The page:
For those intending to go to law school, the beginning of the year is great time to start LSAT prep. Generally, law school applications should be submitted by mid-November in order start law school the following fall. Test takers and future applicants should plan their prep and application submissions with mid-November as the finish line and work backwards. Starting LSAT prep toward the beginning of the year will allow test takers enough time to prep, take the LSAT, and retake the LSAT before that mid-November time frame.
We are constantly faced with choices and trade-offs. Interact on social media or study? Watch TV or go to the gym? Leave a note that you accidentally scratched someone’s car or drive away? Whether we choose to follow the right course or not, we usually know the productive, healthy, and ethical answer to most choices and trade-offs. But, what about the choice to study more for the SAT/ACT or for a school test the next day? What should we choose?
So as December 15th rolls around and most are preparing for the holidays, December has a different meaning to the high school senior. On or around December 15th is that fateful day when your early decision email should arrive. Are you in? Are you done? Are you deferred or, even worse, have you been rejected?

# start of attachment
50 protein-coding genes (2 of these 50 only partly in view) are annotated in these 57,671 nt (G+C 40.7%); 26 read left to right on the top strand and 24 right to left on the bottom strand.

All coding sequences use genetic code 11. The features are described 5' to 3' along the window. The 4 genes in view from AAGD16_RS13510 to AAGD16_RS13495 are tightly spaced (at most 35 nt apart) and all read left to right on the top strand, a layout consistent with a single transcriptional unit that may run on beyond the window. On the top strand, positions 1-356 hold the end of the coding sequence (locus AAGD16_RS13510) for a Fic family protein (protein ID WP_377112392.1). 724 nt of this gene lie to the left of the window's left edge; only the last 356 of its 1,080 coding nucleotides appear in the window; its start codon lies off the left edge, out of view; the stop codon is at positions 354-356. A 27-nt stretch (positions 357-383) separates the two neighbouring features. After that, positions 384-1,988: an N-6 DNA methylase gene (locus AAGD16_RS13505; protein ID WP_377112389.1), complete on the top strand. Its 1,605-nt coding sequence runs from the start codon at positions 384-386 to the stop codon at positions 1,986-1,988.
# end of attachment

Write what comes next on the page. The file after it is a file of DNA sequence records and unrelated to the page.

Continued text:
Making a Murderer brought national attention to the possibility of wrongful convictions and to the legal skills needed to avoid them. Because the legal skills needed to prevail in court are also those tested on the LSAT, one of the pivotal LSAT topics was shown to be critically important to Brendan Dassey’s life and liberty.
As I wrote in the post about why education is meaningful, I was a staunch believer that most education was useless. Past tense (“was”) is key here. Having lived longer, I see the value of all education, and I wish that I had valued all education more when I was in school.
We are all trying to become more efficient and productive. Who would not want to do more in less time? And, there is a massive amount of advice on the subject (such as “The 4 Hour Work Week” by Tim Ferriss). If you use a computer, here is my single recommendation for getting more done in less time: a second computer monitor.